There are also various movements of a horse that need to be understood as you undertake drawing a horse. A gallop, trot and fast run will all place the horses body into different positions with the feet in varying movements. A jumping horse creates a new dilemma for an artist.
Any horse drawing begins with a sketch. Use a separate piece of paper to get your ideas down and to get a feel for what you are trying to accomplish. A drawing is a process of building, adding , and refining each step until finished. These steps can be applied to drawing any animal.
Sketching is a great way to observe horses and have fun as well. While horses are never standing still for long, you'll learn a lot about their anatomy and character if you spend a few moments observing and sketching a horse.
Quickly capture the essential lines of the horse. Sketching will help you get to know your subject. You can spend many enjoyable hours with horses sketching and photographing them. Carry a small pocket sized sketchbook in the field for quick and simple horse line drawings.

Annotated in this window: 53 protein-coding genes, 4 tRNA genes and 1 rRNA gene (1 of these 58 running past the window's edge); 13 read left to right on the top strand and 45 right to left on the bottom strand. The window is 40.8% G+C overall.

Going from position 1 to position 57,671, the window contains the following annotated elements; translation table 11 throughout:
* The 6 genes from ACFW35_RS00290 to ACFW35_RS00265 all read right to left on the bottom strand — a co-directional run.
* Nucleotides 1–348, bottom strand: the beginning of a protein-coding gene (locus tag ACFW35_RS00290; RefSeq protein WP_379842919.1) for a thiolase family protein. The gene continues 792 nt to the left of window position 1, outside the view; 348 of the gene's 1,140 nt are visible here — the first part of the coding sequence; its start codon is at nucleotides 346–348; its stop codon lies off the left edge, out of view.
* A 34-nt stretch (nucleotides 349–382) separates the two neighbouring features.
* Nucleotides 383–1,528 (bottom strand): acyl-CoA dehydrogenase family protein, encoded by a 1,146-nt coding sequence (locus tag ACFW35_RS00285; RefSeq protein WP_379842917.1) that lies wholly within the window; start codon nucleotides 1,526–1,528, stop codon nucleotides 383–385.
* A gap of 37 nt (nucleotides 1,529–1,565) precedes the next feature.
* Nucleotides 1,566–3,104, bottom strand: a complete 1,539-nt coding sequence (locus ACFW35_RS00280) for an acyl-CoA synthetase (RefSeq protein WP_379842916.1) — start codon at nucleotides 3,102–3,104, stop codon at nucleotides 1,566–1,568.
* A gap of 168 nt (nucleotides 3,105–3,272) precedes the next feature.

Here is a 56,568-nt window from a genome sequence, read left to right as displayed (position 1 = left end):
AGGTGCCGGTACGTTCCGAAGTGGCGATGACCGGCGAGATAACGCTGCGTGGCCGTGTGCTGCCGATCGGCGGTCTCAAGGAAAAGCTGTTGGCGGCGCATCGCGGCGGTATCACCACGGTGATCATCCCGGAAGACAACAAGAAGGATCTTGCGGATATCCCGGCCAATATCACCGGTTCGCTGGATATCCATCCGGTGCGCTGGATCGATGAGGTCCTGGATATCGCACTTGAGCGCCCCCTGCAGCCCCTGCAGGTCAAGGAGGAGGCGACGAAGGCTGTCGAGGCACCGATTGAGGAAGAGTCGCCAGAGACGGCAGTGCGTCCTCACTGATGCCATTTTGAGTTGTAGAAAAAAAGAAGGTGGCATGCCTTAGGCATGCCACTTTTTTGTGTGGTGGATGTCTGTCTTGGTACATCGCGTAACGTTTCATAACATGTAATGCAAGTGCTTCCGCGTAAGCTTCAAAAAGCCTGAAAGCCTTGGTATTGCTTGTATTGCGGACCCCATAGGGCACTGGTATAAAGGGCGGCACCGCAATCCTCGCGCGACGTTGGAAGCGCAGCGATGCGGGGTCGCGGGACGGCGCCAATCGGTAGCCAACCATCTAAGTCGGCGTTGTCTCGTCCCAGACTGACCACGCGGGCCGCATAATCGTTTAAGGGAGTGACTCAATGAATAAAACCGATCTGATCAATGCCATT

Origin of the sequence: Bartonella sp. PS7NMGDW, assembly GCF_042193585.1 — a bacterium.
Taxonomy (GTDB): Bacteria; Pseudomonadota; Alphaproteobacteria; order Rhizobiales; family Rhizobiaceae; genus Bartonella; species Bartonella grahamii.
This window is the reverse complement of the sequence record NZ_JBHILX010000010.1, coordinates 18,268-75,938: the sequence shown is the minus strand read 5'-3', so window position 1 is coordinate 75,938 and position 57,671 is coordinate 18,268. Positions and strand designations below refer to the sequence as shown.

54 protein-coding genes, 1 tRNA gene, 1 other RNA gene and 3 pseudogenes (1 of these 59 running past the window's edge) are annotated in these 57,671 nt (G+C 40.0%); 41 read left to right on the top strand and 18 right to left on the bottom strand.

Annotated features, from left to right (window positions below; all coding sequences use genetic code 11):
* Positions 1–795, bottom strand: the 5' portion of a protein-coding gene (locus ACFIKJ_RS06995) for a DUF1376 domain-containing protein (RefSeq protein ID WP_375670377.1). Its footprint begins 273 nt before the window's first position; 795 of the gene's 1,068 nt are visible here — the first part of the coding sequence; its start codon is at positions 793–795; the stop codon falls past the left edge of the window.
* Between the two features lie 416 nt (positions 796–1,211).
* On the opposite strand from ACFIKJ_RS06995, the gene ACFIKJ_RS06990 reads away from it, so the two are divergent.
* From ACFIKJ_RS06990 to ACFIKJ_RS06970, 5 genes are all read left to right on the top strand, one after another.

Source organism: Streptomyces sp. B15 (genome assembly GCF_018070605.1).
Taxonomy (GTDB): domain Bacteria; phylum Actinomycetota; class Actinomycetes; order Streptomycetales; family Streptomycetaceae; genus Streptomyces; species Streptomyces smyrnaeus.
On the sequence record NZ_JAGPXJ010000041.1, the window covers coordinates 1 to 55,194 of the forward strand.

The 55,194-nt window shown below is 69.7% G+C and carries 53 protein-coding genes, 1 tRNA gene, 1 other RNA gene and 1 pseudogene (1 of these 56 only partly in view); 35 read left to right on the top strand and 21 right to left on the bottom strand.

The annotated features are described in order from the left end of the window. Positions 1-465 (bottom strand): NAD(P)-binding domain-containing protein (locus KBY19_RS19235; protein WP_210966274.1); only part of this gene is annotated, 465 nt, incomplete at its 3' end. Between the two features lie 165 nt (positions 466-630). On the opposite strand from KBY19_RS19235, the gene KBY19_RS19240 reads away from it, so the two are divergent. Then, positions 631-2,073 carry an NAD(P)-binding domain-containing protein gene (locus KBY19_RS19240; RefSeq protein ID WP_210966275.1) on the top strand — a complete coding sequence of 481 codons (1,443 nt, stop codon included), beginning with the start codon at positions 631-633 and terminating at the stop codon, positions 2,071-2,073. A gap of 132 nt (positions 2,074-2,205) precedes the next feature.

Smooth flowing strokes are good for creating the long hair of a horses mane and tail. Small parallel strokes create detail on the short hair of the horse's coat. Observe the direction of the horse's contours and hair growth pattern.
Drawing a horse that is constantly in motion is a nearly impossible feat! You'll want to use a photographic reference to help you as you learn to draw horses. If you are serious about realistic drawings of horses, photography will be one of your most important tools. Photography preserves a moment in great detail and gives you a lot more information to work with as you create your drawing.
Be careful to only use your own photographs or photographs that you have permission to use, such as public domain photos of horses from Pixabay.com or Pexels.com. Generous photographers have made their photos available for horse artists at wildlifereferencephotos.com.